I think in any of these places it's really important on where you are. There's always a core area and non-core areas. There's better areas and poor areas. I would say looking at the results of our Mississippian wells even though it's early, there's only 8 wells, but the average results of 485,000 barrels per well is really great. It's outstanding. So I feel comfortable that we're in a good position. And we think really what drives that is the fact that where our acreage is located. Really that's an oil play with a lot of water. We think being high structurally is good. A lot of our acreage is up on the Nemaha Ridge, so we're higher uplift, so we're higher structurally. The other advantage of being up on the ridge is that you have a chat component to your production. And with chat comes higher porosity. The chat -- when you get off structure, you tend to lose chat or you don't have nearly as much. The porosity in the chat is 30% to 40%. The porosity in the carbonate is 3% to 5%. So you have significantly higher porosity and a better structural position is what we think leads to those results.

Operator

Our next question comes from Dave Kistler of Simmons & Company.

David W. Kistler - Simmons & Company International, Research Division

Real quickly on your CapEx for '13 and growth for '13. You talked about those numbers with respect to living within cash flow. What are you actually targeting? I mean, that seems more like a kind of a test case or an illustrative example, but should we be thinking about more like 30%-type production growth numbers? And living outside of cash flow kind of tying up our models to maybe 3x that debt to EBITDAX figure.

Jeffrey L. Ventura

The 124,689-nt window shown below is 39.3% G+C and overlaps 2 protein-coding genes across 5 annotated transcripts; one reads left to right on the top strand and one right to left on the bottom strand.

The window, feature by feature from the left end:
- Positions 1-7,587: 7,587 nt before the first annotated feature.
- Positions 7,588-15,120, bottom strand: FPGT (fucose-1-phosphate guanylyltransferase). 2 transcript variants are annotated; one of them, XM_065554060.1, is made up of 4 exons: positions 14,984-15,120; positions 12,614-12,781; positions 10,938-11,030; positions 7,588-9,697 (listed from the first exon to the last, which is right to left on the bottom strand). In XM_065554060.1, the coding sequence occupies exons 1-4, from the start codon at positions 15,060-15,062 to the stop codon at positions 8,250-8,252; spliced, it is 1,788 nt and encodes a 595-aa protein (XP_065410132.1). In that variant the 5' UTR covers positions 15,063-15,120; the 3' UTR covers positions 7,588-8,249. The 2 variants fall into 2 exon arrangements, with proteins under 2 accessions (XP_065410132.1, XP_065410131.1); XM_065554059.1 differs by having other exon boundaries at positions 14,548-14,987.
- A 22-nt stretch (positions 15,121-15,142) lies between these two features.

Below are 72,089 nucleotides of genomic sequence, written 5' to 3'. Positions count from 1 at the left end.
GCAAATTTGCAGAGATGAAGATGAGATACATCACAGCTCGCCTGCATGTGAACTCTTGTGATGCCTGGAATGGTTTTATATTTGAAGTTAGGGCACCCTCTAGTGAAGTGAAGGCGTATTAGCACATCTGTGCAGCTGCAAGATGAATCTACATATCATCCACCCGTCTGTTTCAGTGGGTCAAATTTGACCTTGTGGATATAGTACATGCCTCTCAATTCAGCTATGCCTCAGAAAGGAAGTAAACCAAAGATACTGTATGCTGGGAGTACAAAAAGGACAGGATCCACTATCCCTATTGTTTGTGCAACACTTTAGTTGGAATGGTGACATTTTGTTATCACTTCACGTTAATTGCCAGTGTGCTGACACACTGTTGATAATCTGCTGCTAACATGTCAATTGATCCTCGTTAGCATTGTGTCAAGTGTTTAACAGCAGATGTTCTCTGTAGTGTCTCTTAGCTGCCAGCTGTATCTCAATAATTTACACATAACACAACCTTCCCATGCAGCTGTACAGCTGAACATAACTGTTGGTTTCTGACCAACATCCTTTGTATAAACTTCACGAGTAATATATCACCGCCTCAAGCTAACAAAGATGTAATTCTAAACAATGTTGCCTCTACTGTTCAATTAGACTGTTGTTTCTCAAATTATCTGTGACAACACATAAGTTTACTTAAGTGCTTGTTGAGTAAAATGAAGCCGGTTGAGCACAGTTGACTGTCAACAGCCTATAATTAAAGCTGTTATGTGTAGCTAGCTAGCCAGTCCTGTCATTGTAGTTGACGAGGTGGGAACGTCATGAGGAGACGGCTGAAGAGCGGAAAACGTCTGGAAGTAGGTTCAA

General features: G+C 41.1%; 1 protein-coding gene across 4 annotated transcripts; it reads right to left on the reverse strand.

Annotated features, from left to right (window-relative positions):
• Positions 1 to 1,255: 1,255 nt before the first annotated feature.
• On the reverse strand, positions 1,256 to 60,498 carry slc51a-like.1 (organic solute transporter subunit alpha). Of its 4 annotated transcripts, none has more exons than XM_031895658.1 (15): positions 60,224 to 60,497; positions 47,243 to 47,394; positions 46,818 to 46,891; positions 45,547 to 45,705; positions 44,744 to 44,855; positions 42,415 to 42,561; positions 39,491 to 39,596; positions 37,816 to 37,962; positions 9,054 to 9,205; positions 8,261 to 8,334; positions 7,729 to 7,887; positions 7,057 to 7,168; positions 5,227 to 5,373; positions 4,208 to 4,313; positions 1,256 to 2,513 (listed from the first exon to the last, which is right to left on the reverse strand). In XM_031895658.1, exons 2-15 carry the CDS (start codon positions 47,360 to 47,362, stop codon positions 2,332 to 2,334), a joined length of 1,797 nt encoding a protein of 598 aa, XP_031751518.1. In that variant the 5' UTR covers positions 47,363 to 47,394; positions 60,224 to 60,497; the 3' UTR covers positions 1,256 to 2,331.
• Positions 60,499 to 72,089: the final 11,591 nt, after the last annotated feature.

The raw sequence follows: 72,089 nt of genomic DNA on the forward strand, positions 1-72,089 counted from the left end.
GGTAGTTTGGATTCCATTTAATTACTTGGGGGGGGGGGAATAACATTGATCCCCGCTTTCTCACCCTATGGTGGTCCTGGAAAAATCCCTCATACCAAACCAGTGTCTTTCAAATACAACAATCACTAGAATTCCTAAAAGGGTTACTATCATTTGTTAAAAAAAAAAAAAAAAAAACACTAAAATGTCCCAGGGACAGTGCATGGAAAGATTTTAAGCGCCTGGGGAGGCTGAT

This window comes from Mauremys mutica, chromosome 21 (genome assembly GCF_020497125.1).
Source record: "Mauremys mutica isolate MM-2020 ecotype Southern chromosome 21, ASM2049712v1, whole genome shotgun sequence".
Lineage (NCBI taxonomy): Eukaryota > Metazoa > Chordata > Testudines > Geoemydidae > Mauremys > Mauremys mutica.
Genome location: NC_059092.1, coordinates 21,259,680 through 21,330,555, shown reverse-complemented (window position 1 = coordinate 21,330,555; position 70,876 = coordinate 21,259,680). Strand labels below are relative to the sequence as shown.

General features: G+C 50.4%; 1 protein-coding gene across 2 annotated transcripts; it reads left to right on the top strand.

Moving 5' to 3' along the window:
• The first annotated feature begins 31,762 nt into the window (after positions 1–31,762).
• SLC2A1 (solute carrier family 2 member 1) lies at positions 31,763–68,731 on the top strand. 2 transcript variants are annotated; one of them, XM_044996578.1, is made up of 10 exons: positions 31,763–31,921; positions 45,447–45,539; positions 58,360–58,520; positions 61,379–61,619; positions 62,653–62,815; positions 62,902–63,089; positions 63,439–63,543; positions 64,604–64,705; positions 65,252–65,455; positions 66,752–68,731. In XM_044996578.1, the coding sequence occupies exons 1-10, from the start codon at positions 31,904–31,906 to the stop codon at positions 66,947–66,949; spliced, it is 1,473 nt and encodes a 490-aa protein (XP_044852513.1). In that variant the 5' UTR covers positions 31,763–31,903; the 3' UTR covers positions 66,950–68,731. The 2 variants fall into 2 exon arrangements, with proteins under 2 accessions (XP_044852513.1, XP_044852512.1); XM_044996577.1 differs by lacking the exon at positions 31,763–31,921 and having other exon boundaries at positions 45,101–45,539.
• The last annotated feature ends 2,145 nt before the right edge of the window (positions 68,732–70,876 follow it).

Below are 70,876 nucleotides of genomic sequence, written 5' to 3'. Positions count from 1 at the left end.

Let me take a crack at answering that. It's a great question. Really what we want to give total granularity on what we're doing in 2012, what we're seeing for 2013, it shows you the flexibility of the company and the optionality of what we can do. If we choose to live within cash flow, we can still grow at 15% to 20% per year, if we choose to do that. And importantly, I think when you look at a company our size and given our portfolio, I'm not saying we are going to do this, but if you could grow consistently at 15% to 20% for years for a company that has a market cap for more than $10 billion with the cost structure and return we have, it's pretty impressive. That being said, we really want, what we're saying is, we want to maintain the flexibility that based on where gas and oil prices are, based on the results of our wells, even if we choose to cut back for a year to live within cash flow, if we do that, we have the ability to significantly ramp up the following year, say, and really capture a lot of the NPV. So we got the ability to ramp up or down depending on what we think is the most prudent to do. I know you guys probably want the answer to that today, but what we're going probably to do is what we've done in past years. Where we'll continue to look throughout the year and we'll continue to look at where gas and oil prices are, where our portfolio is, what the results of the wells are, present it to our board in the fall, come out with our plan, most likely early next year like we do every year. But we'll give you -- we'll continue to give you guidance or a little bit of color as we go throughout the year. Most importantly, we're telling you what we can do. We can, if we want to, choose to cut back and live within cash flow even if it's for a year, still retain all the resource potential, still retain our acreage and then ramp up when we want to. So we're not saying we're doing that for 2012. But we're saying we have the ability to do that if we choose to do so.